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Nothing is certain except death and taxes. So said Benjamin Franklin in 1789. Since then, there is much that has become certain, such as uncertainty, wars, tax evasion, money laundering and business travel to name but a few. Oh, and mobile telephony. Future historians will eventually make sense of our uncertain and unpredictable times. For now, we will just have to go with the flow. It does help, however, to try and make sense of the world around us and this is precisely what our contributors do in this issue of Middle East Point of View. It is indeed a careful world we live in and much has become about assessing risk and mitigating it.
But there is still much room for excitement, especially as regards the advancement of technology. Enter 5G, the fittest and fastest mobile network so far. Emmanuel Durou, Pedro Tavares, Guilherme Oliveira, Hugo Pinto, Pedro Venâncio, and Gonçalo Horta review the new network and the challenges faced by mobile operators. Despite the need for monetization, the authors say: “More than ever, Telcos cannot afford to miss the proverbial 5G boat—it is not about differentiation anymore, it is about survival of the fastest in every sense of the word.”
Mitigating risk is of increasing importance for both banks and the construction industry. Reduced liquidity due to changing market dynamics, namely a reduction in oil prices, is forcing banks in the GCC region to rethink their lending policy due to a rise in Non-Performing Loans. David Stark and Karim Labban advise in their article NPLs on the rise that corporates “should seek creative financing and restructuring solutions to mitigate default risk and engage in transformation initiatives to adapt to the changing dynamics of the market.”
The effects of tighter financial policies in the Middle East, according to Matt Hanson, can certainly be felt in the construction industry and are leading to slightly more careless contracts. This is wrong, he says in his article The case for risk management in the Middle East construction market, as “tight management of project costs and clear visibility of project risks will become critical in ensuring overruns are avoided and stakeholders retain confidence in an organization’s ability to deliver projects successfully.”
Even business travel is no longer immune to taxes and risk. As organizations become more global, says Jayne Stokes in her article Business Travel, managing risk in an evolving landscape, “employees are increasingly expected to take on global or regional roles [giving rise] to a complex array of tax, immigration and payroll risks for both the organization and the employee.”
And what better for mitigating risk than an insurance policy? That is precisely what Walid Chiniara and Yasmine Omari propose in their article The “Triple S” family business insurance policy. Although “there is no standard “Family business” insurance policy,” per se, “it is possible to put in place a governance structure, akin to an insurance policy, to safeguard the capital of a family in all its forms: financial, human, social and intellectual.”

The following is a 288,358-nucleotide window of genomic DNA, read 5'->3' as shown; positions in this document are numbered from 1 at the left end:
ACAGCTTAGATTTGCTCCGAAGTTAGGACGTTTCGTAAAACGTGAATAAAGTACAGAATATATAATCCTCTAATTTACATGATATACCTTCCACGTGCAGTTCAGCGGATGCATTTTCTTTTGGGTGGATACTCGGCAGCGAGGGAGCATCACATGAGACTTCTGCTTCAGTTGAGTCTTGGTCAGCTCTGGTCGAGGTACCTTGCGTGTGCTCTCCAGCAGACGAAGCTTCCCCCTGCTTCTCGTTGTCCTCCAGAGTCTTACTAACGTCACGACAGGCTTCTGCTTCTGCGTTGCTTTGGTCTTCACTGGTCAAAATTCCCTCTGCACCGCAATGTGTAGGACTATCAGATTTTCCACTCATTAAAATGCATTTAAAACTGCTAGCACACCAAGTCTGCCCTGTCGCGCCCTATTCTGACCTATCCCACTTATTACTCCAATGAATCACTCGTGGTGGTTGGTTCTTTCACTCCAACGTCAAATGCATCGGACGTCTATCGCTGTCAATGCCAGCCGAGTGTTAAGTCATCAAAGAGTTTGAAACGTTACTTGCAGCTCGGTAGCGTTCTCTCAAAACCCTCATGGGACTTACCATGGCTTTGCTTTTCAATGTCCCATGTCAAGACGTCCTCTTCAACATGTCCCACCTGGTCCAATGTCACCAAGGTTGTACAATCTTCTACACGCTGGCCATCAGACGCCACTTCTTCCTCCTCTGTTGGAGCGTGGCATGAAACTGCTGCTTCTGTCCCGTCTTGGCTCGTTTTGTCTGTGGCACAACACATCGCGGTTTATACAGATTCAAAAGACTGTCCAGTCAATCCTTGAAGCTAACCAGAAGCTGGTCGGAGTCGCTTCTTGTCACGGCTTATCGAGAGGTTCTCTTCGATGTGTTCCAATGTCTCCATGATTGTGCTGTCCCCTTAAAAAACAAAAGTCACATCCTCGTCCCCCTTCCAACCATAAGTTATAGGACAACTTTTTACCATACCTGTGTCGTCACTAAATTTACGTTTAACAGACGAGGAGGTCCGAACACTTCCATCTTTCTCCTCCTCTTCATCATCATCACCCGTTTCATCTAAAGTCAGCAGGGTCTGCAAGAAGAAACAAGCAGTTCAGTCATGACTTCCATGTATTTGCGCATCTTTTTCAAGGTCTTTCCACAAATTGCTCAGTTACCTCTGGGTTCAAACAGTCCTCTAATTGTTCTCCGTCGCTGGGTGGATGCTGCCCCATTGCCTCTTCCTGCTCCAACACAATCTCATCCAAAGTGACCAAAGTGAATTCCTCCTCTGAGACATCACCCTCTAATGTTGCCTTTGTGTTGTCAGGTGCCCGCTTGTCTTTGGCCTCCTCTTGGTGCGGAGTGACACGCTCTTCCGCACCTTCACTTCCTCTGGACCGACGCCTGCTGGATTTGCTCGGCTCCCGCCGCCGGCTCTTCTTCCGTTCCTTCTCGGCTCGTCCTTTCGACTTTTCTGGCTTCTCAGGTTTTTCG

No issue of our magazine would be complete without a commentary on reporting and anti-money laundering standards. Angelito Catacutan reviews the “Big Change” in IFRS 15, that affects the recognition criteria of revenue and will surely affect many industries especially some of the big real estate players and key telecommunications companies, who have chosen an early adoption of the standard.
Roy Gillespie, in his article ISO 37001 anti-bribery management system: time for implementation outlines the required measures and fundamental elements to ensure a successful implementation of the system, including top-level commitment, communication and adequate resources and budget.
Finally, Andrea Derler, Anthony Abbatiello, and Stacia Garr discuss the five ways to nurture developing leaders in their article reprinted from the Deloitte Review, Better pond, bigger fish. “Developing future leaders isn’t just about putting them through programs,” they say, “new research points to the critical importance of supporting them with the right organizational context—a workplace environment that encourages knowledgesharing, risk-taking, and growth.”
We are fairly certain that you will find this issue of the Middle East Point of View as informative and pertinent as ever, as certain as we are of paying our taxes.
The views and opinions expressed herein do not represent nor reflect those of Deloitte & Touche (M.E.) LLP (DME). Opinions, conclusions and other information in this blog post which have not been delivered by way of the business of Deloitte & Touche (M.E.) LLP (DME) are neither given nor endorsed by it.